Methods of Ethics

Henry Sidgwick

Book III

Chapter VIII


§1. When we proceed to inquire how far the minor social duties and virtues recognised by Common Sense appear on examination to be anything more than special applications of the Benevolence---general or particular---discussed in chap. iv., the department of duty which most prominently claims our attention, is that which deals with the existence, and determines the legitimacy, of feelings antithetical to the benevolent,

For it seems that malevolent affections are as natural to man as the benevolent: not indeed in the same sense---for man tends to have normally some kindly feeling for any fellow-man, when there is no special cause operating to make him love or hate, (though this tendency is obscured in the lower stages of social development by the habitual hostility between strange tribes and races); but still such special causes of malevolent feeling continually occur, and, in the main, exemplify a psychological law analogous to that by which the growth of benevolent feelings is explained. For just as we are apt to love those who are the cause of pleasure to us whether by voluntary benefits or otherwise: so by strict analogy we naturally dislike those who have done us harm, either consciously from malevolence or mere selfishness, or even unconsciously, as when another man is an obstacle to, our attainment of a much-desired end. Thus we naturally feel ill-will to a rival who deprives us of an object of competition: and so in persons in who in the desire of superiority is strong, a certain dislike of any one who is more successful or prosperous than themselves is easily aroused: and this envy, however repulsive to our moral sense, seems as natural as any other malevolent emotion. And it is to be observed that each of the elements into which we can analyse malevolent affection finds its exact counterpart in the analysis of the benevolent: as the former includes a dislike of the presence of its object and a desire to inflict pain on it, and also a capacity of deriving pleasure from the pain thus inflicted.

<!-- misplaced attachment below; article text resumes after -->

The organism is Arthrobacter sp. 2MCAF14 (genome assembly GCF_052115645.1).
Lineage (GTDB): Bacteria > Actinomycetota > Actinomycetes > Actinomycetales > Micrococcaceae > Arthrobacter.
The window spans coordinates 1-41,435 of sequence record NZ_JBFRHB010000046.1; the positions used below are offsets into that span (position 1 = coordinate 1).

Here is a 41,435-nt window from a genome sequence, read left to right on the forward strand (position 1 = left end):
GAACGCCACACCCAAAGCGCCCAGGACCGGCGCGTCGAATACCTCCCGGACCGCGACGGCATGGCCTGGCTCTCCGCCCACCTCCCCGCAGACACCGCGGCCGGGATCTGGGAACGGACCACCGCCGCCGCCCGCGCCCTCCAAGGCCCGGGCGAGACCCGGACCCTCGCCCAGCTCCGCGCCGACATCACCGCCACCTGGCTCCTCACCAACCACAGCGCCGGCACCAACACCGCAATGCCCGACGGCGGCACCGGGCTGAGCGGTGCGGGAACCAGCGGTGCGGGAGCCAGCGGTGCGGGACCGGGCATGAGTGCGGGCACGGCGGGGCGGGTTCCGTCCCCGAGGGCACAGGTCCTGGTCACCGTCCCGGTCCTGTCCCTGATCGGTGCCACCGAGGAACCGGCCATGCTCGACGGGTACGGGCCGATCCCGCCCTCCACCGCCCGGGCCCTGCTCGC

If now we ask how far indulgence of malevolent emotions is right and proper, the answer of Common Sense is not easy to formulate. For some would say broadly that they ought to be repressed altogether or as far as possible. And no doubt we blame all envy (though sometimes to exclude it altogether requires a magnanimity which we praise): and we regard as virtues or natural excellences the good-humour which prevents one from feeling even pain to a material extent---not to say resentment---from trifling annoyances inflicted by others, the meekness which does not resent even graver injuries, the mildness and gentleness which refrain from retaliating them, and the placability which accords forgiveness rapidly and easily. We are even accustomed to praise the mercy which spares even deserved punishment: because though we never exactly disapprove of the infliction of deserved punishment, and hold it to be generally a duty of government-and in certain cases of private persons-to inflict it, we do not think that this duty admits of no exceptions; we think that in exceptional cases considerations not strictly relevant to the question of justice may be properly regarded as reasons for remitting punishment, and we admire the sympathetic nature that eagerly avails itself of these legitimate occasions for remission.